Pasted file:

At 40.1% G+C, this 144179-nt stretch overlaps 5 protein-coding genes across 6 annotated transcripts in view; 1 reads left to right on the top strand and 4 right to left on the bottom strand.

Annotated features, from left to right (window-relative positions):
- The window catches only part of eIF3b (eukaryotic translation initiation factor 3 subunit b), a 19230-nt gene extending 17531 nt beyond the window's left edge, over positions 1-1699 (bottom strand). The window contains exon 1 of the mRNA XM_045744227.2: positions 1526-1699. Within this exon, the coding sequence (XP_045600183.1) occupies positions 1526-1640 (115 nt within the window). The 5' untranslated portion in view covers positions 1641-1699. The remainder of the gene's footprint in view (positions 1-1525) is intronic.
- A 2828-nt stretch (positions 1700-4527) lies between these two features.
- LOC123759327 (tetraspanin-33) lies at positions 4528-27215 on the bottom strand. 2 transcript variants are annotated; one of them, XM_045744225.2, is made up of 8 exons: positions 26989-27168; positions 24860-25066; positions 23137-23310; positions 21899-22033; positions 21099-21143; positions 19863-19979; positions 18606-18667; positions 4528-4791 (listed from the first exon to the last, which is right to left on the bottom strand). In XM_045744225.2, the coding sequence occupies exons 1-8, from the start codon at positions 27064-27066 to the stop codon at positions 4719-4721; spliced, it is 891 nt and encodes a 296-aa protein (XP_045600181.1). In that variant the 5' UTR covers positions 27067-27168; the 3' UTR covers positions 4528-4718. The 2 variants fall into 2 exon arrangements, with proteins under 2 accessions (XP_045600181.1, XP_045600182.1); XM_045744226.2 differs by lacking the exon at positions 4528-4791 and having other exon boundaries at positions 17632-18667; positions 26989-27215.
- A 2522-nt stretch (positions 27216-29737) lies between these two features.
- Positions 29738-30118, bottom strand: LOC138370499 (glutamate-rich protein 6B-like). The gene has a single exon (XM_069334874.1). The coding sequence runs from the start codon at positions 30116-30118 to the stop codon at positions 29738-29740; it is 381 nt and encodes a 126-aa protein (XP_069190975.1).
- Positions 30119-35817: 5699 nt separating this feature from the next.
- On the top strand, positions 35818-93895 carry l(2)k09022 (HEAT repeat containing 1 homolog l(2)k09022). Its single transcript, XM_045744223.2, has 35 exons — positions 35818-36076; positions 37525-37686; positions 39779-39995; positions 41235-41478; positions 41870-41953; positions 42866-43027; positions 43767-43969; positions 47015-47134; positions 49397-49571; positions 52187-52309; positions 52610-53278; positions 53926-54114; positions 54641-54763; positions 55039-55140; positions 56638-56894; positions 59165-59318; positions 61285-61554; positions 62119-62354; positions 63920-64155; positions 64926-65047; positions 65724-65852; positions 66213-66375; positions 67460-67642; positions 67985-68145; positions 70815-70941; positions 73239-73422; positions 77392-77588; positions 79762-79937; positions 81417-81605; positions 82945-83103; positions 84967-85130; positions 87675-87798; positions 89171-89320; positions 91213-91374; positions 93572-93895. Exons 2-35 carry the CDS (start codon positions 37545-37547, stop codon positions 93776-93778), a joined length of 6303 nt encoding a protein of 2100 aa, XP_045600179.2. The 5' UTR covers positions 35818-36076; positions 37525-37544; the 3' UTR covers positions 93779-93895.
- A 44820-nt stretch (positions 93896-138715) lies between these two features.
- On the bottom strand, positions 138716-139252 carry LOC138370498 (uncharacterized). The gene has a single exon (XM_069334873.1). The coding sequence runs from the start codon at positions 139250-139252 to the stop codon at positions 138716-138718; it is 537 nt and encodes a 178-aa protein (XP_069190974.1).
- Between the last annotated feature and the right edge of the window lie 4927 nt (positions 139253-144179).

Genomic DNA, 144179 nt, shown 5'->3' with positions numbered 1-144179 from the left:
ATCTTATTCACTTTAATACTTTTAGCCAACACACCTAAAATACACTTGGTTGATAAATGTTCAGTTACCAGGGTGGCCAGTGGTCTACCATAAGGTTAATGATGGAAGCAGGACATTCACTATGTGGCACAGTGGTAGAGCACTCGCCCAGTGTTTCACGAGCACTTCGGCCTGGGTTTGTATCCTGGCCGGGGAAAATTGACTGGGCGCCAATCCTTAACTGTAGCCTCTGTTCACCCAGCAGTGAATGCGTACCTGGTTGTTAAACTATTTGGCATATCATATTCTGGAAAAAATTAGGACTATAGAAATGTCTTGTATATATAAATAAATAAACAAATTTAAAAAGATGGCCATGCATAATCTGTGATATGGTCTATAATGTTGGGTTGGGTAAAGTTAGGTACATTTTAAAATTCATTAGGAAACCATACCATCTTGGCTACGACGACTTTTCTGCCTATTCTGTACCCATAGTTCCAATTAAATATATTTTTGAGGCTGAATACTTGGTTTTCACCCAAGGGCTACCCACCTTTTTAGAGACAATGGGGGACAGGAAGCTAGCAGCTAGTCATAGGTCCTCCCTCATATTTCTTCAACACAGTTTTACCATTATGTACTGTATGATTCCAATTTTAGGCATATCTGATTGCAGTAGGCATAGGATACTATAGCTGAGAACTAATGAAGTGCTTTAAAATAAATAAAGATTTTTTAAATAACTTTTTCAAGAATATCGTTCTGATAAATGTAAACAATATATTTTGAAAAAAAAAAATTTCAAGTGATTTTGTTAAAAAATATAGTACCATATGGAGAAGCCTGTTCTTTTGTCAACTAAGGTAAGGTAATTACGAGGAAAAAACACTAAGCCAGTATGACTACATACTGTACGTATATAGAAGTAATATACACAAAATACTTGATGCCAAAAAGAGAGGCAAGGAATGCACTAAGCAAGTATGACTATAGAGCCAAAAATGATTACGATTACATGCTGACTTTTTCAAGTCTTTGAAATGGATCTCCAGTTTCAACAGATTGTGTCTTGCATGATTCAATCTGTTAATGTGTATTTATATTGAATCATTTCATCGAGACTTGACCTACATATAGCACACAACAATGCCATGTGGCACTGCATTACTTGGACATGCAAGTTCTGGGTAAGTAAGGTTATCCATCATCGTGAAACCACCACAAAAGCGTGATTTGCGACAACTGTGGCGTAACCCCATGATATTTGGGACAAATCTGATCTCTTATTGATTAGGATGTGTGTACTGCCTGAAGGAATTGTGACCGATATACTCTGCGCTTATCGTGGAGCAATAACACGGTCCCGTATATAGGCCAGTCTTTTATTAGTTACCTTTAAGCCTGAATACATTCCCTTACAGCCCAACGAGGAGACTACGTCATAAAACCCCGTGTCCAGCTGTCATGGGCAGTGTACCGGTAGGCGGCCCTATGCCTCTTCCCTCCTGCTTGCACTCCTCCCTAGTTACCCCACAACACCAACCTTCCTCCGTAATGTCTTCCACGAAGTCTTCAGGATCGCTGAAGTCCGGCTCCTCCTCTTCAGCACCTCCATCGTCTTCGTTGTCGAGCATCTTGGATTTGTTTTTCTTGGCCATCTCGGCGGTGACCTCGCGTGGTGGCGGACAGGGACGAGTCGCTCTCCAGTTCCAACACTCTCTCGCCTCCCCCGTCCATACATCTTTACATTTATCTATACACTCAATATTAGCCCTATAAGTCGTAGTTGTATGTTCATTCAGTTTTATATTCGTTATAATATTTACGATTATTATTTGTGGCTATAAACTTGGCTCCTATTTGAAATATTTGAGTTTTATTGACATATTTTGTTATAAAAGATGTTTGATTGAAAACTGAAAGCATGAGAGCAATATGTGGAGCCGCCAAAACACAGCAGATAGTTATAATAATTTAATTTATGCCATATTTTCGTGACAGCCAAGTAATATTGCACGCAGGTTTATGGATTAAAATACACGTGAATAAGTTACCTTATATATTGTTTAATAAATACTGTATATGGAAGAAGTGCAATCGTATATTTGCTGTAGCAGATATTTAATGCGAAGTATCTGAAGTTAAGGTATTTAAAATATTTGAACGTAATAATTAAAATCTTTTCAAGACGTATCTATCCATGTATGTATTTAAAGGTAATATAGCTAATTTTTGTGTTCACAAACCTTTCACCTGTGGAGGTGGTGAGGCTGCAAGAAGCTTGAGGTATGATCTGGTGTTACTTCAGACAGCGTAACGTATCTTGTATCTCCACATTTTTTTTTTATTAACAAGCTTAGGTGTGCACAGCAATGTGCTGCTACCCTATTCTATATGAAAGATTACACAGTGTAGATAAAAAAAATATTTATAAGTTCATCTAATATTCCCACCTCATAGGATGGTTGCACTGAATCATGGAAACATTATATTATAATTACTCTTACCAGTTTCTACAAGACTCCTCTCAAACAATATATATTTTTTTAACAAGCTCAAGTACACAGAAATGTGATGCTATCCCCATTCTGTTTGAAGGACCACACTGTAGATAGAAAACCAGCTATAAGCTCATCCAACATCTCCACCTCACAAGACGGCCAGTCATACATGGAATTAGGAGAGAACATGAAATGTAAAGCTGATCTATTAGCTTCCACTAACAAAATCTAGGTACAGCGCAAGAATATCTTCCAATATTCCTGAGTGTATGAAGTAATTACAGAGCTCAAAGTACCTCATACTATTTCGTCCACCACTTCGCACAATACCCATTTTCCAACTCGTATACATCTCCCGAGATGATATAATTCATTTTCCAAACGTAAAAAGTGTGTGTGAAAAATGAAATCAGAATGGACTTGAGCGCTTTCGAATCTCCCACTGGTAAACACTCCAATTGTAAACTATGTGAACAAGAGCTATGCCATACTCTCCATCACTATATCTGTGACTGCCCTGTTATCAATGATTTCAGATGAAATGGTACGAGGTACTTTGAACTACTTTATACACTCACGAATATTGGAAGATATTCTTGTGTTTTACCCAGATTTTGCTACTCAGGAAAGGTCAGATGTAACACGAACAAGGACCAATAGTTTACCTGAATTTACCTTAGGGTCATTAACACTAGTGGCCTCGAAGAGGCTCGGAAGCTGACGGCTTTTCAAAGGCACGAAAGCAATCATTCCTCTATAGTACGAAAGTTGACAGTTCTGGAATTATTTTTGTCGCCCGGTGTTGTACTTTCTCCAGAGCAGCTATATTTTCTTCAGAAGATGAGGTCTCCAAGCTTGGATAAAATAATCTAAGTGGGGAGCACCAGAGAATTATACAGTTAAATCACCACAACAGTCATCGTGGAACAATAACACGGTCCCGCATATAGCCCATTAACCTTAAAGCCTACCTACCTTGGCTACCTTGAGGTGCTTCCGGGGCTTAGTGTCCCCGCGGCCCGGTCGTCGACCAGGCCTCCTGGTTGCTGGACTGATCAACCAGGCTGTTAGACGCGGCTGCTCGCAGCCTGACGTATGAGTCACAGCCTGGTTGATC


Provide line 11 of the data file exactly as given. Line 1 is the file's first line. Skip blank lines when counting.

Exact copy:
- On the bottom strand, positions 138716-139252 carry LOC138370498 (uncharacterized). The gene has a single exon (XM_069334873.1). The coding sequence runs from the start codon at positions 139250-139252 to the stop codon at positions 138716-138718; it is 537 nt and encodes a 178-aa protein (XP_069190974.1).